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Clydach killer insists he's innocent.


THE family of the Clydach killer has begun a second poster campaign protesting his innocence.

Builder David Morris is serving four life sentences for the Clydach murders. A drug and alcohol-fuelled Morris used an iron bar to bludgeon to death Mandy Power, 34, her children Katie and Emily, 10 and eight, and her 80-year-old mother Doris Dawson at their home in Kelvin Road, Clydach. After the June 1999 killings he set their house on fire. Firefighters made the grisly discovery that the women and children had been murdered. After 40-year-old Morris, of Craigcefnparc, was convicted unanimously of the murders by a jury at Swansea Crown Court last year, members of Mandy Power's family made it clear they thought the right decision had been made.

But members of Morris's family began a poster campaign claiming the case was a miscarriage of justice.

Morris is in Full Sutton Prison in York after spending some time after his conviction in Bristol Jail.

It is estimated a decision will be made in the next six weeks on whether Morris can appeal against his conviction.

The Court of Appeal is currently deciding whether Morris has grounds to appeal against his four convictions. In the past week posters proclaiming Morris's innocence have appeared in Swansea, Neath, Port Talbot and Bridgend.

His sister Debra says she is convinced her brother, who has previous convictions for burglary and robbery including an attack on a woman, is innocent.

At his dramatic three-month trial, Morris's legal team suggested Mandy Power's lesbian lover, former South Wales Police constable Alison Lewis of Pontypridd and her husband, police sergeant Stephen Lewis might have been involved in the crimes.

But at the start of the case, Patrick Harrington QC, prosecuting, publicly apologised to the Lewises, who have now divorced, saying the false finger of suspicion had been pointed at them.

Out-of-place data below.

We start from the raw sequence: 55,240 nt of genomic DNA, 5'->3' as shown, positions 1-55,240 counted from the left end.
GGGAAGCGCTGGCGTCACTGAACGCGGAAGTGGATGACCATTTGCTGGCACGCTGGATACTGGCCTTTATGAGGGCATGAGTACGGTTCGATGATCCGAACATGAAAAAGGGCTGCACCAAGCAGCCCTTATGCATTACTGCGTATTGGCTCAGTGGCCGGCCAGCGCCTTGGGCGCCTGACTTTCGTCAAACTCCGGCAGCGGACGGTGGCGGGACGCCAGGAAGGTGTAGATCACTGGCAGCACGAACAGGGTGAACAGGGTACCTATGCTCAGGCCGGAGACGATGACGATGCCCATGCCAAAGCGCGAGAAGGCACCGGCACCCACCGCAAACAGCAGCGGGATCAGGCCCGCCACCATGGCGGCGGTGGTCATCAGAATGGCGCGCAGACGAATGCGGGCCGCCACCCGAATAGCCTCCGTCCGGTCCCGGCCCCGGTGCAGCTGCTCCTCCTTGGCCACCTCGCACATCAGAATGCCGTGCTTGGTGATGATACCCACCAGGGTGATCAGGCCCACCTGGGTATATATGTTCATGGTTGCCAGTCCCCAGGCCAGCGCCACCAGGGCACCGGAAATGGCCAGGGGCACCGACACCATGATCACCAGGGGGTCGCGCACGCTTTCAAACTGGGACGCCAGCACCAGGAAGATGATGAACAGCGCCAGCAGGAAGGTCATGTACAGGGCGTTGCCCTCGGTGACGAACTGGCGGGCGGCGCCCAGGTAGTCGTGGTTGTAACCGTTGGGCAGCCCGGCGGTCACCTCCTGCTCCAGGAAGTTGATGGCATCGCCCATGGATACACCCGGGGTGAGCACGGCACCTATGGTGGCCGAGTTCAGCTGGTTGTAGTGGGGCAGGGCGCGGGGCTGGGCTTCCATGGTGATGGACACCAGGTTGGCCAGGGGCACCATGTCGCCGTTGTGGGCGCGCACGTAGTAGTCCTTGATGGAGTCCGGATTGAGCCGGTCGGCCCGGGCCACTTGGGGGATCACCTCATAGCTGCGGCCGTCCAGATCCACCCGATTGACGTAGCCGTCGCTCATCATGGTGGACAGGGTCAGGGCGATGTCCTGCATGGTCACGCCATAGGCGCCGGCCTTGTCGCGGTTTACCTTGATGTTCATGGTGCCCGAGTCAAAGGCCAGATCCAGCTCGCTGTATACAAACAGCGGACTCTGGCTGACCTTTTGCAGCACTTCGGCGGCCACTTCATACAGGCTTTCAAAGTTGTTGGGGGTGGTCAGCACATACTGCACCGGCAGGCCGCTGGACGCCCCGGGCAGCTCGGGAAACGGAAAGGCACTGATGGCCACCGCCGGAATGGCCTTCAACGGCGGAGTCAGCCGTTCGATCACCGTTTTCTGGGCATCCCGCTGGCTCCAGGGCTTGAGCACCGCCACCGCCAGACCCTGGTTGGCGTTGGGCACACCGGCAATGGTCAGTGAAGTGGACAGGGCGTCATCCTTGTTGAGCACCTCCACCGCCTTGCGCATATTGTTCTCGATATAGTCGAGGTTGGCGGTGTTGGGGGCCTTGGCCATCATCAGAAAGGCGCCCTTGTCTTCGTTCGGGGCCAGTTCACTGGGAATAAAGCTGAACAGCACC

The case hinged on a gold necklace. Morris initially claimed that a gold chain found covered in the victims' blood at the scene was not his. But when tiny specks of paint on it were matched to kitchen units at his home he confessed that it was his necklace after all.

But he told police he had left it in Mandy Power's home when the pair secretly made love the day before the murders.

Witnesses however said they saw Morris wearing the chain in Clydach's New Inn pub just hours before the murders were committed. He told the court that the necklace seen by the witnesses was in fact a figaro chain he obtained from his parents' home after realising he had left his at Mandy Power's house.

But in evidence, he accepted that he bought a cheap replacement chain in Swansea market after the murders.

He made the purchase after police highlighted the fact they had found a gold necklace at the murder scene. And he also admitted buying a second replacement chain with help from his cousin soon afterwards.

In his summing-up of the case the trial judge asked the jury to consider why Morris would buy replacement chains if his claim was true that he had been wearing a figaro chain.

The judge said, ``Why didn't he keep wearing the figaro chain?''.

While the investigation stalled for months suspicion fell on Morris by chance.

A policewoman in a Swansea pub was told by a friend that Morris's cousin, a builder, had bought a gold chain for Morris.

He was later found to have lied about his alibi and witnesses said he had scratches on his face the day after the murder.

The two-year investigation into the Clydach killings involved the biggest police operation in Welsh h i s t ory.

More than 50 detectives were assigned to the case and the way it was handled was looked at by outside forces in line with police procedure.
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Publication:Western Mail (Cardiff, Wales)
Date:Feb 14, 2003
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